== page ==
The carbon credit market has seen its ups and downs. For example, the Chicago Climate Exchange operated in USA in 2003–2010, where farmers and ranchers offered carbon credits. Eventually, though it came to a halt when the price of credit to emit one metric tonne of CO2 fell down to 5–10 cents. To put this in perspective, in 2008, the price of carbon credits peaked at 750 cents per tonne.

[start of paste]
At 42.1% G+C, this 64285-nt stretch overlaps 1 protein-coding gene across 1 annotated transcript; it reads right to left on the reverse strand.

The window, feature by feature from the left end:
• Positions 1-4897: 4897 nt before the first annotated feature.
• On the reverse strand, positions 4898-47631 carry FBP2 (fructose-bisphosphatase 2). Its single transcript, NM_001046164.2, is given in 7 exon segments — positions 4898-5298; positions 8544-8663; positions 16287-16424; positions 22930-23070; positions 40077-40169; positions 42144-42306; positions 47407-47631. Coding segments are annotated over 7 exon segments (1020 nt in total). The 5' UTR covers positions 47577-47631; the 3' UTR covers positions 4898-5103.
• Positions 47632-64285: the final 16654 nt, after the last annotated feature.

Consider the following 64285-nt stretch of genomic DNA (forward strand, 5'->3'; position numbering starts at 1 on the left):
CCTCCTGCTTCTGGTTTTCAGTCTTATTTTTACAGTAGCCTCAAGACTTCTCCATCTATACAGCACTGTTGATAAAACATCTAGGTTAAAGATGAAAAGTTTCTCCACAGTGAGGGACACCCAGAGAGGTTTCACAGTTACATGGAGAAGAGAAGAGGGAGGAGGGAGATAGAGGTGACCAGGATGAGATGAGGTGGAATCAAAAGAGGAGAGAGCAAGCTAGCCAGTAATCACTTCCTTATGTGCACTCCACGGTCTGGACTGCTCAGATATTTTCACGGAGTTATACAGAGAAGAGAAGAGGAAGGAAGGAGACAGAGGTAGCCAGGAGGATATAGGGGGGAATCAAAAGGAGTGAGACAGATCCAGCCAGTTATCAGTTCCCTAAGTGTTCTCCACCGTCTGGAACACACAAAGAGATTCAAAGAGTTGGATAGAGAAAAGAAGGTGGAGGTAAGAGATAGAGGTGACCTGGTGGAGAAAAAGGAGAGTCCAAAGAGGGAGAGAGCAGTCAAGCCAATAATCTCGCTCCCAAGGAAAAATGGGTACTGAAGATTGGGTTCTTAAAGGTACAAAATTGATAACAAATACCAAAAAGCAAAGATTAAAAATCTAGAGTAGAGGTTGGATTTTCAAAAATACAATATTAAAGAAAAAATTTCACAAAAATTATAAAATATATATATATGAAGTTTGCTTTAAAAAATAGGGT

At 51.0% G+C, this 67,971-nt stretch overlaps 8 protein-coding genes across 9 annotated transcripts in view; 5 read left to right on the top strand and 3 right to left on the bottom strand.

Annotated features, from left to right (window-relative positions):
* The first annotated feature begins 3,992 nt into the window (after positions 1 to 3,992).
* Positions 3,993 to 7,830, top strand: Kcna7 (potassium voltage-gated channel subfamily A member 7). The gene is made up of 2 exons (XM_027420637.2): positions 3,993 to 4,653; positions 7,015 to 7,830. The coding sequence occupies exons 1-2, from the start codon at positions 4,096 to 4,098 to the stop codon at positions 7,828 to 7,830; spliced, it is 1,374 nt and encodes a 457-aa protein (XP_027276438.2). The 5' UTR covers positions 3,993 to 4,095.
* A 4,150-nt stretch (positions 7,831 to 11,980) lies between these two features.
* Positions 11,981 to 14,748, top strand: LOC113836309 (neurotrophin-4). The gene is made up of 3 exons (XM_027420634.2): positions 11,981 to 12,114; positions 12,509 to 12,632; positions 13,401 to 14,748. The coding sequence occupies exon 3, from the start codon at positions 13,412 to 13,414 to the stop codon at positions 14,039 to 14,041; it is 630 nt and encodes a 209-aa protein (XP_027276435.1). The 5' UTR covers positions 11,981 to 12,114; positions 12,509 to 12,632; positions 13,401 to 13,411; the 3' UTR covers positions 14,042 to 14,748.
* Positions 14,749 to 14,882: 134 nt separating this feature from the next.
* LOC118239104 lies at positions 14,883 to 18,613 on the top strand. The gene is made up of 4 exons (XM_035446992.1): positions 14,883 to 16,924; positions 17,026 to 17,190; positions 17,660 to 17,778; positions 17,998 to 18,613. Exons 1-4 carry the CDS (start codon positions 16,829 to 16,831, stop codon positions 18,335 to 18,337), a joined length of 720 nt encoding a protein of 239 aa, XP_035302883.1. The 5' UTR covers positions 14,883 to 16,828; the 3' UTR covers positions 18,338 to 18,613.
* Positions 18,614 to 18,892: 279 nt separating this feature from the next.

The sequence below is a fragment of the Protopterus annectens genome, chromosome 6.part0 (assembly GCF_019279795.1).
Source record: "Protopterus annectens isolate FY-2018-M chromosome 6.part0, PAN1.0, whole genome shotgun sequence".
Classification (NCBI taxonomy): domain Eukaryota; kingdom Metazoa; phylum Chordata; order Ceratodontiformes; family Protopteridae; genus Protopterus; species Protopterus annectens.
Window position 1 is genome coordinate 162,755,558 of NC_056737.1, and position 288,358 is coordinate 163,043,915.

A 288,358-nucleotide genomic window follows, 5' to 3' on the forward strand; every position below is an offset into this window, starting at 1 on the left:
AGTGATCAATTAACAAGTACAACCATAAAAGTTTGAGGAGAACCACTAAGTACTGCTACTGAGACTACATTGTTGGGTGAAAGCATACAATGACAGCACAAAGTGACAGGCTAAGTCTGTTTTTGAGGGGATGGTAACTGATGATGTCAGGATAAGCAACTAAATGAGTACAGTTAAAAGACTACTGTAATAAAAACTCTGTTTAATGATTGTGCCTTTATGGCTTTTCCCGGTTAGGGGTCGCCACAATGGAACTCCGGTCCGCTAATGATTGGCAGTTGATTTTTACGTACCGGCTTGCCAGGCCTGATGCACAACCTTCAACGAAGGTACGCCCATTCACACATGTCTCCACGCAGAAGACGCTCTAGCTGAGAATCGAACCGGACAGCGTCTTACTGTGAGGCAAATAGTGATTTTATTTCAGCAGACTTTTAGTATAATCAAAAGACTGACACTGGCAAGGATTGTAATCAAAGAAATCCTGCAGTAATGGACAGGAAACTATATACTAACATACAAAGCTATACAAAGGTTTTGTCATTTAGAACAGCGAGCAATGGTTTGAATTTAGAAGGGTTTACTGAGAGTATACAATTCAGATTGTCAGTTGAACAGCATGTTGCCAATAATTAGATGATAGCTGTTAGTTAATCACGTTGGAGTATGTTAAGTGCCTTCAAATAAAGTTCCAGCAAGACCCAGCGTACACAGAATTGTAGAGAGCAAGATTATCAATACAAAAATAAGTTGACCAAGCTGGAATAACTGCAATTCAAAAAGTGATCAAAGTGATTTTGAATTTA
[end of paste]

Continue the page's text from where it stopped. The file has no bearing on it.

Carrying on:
In order to protect the interests of farmers from carbon credit price fluctuations, some countries use compensation mechanisms. For example, in 2019, the UK created the Woodland Carbon Guarantee (WCG) system. Carbon farmers admitted to its membership will have access to special auctions where special "options" will be sold, i.e. obligations of certain authorized companies to buy CO2 emission credits at certain prices to be determined at special auctions. Said obligations will be effective until 2055-2056. At the same time, if a few years later the exchange value of carbon credits turns out to be higher, the member farmers will have the right to withdraw from their deals with WCG.